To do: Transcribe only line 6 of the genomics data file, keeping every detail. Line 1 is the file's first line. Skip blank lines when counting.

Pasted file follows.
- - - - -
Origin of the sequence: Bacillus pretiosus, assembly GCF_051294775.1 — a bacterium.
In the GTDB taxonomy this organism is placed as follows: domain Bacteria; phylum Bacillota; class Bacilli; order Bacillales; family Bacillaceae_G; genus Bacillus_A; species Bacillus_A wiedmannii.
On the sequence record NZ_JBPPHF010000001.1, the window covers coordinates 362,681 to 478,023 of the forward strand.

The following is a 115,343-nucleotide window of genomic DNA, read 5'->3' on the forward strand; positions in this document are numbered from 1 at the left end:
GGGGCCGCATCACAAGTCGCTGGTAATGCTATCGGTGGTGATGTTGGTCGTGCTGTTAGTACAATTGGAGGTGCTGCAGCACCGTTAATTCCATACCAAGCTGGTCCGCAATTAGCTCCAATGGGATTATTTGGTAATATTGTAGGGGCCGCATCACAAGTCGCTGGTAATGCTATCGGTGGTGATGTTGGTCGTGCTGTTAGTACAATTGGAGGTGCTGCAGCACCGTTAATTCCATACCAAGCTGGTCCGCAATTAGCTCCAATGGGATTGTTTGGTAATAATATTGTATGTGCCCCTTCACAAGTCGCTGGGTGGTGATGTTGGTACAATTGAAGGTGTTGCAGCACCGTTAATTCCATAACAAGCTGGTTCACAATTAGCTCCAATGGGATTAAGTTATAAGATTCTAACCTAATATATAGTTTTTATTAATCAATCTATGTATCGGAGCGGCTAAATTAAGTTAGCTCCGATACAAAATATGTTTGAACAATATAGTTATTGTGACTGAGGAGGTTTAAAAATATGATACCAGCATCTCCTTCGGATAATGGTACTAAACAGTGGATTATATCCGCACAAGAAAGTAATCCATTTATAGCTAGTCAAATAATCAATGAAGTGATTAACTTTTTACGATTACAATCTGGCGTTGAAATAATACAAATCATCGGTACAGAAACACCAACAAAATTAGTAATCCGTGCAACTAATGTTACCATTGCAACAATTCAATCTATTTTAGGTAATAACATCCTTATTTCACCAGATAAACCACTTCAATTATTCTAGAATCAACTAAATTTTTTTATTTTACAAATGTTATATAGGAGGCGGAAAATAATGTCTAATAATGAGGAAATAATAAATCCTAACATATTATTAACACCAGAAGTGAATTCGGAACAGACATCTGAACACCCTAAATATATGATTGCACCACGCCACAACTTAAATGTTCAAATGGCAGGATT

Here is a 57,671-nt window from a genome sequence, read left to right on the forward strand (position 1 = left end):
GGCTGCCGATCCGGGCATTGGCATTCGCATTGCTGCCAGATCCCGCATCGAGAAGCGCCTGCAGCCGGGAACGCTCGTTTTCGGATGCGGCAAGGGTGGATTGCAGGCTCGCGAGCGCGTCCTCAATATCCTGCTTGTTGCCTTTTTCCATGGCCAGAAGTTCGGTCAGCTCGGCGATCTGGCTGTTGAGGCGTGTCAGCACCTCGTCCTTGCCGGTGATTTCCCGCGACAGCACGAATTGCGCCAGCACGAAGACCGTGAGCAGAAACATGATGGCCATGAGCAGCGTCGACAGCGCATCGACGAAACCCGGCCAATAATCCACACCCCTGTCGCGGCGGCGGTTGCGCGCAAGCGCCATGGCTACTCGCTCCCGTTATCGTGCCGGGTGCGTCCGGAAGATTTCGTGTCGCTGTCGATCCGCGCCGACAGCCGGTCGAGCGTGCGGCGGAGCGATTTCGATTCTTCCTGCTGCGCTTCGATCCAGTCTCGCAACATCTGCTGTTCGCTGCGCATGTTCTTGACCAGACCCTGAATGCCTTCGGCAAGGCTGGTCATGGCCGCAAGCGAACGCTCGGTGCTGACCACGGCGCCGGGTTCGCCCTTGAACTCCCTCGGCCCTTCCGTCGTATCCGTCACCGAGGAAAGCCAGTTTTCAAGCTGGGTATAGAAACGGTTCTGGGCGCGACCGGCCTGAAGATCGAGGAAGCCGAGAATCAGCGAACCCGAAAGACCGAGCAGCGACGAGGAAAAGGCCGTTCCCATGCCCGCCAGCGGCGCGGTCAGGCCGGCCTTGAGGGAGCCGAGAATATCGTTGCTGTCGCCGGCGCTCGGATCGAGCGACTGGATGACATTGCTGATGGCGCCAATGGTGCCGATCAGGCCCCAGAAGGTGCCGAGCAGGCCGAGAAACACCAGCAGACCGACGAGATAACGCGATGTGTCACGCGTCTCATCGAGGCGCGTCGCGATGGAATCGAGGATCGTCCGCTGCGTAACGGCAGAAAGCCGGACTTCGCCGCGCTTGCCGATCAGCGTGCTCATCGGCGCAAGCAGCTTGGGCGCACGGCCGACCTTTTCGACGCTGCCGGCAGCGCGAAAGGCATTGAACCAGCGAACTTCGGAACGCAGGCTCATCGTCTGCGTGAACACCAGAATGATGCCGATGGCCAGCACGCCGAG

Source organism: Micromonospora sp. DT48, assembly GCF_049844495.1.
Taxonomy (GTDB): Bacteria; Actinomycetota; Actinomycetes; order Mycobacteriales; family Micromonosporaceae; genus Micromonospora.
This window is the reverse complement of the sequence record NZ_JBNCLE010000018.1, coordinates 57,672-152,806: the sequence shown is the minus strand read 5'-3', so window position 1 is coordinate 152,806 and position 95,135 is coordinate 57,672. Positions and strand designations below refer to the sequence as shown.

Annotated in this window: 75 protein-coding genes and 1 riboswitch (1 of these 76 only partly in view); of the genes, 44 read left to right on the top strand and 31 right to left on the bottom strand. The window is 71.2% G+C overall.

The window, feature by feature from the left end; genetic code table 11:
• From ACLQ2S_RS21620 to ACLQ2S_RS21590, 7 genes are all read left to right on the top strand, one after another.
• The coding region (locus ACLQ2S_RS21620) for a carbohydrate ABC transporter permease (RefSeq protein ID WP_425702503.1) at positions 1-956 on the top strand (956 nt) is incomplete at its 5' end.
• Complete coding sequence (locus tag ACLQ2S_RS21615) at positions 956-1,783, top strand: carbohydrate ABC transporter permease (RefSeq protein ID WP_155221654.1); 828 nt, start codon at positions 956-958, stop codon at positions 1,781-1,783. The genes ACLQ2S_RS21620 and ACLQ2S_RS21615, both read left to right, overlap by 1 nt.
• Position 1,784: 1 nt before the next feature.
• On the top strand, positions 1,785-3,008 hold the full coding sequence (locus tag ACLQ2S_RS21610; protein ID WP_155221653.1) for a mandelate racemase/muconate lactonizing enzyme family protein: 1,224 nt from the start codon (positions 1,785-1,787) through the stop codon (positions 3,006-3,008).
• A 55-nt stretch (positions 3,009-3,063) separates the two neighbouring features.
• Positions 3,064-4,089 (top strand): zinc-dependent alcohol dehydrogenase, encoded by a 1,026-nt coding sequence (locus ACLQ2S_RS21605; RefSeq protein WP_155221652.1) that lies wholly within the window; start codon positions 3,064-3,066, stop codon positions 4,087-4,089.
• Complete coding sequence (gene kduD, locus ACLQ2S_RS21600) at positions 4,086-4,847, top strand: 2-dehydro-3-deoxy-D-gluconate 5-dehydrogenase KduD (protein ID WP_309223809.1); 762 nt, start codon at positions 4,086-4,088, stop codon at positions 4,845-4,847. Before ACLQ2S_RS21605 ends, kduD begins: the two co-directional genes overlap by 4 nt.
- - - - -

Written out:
Here is a 57,671-nt window from a genome sequence, read left to right on the forward strand (position 1 = left end):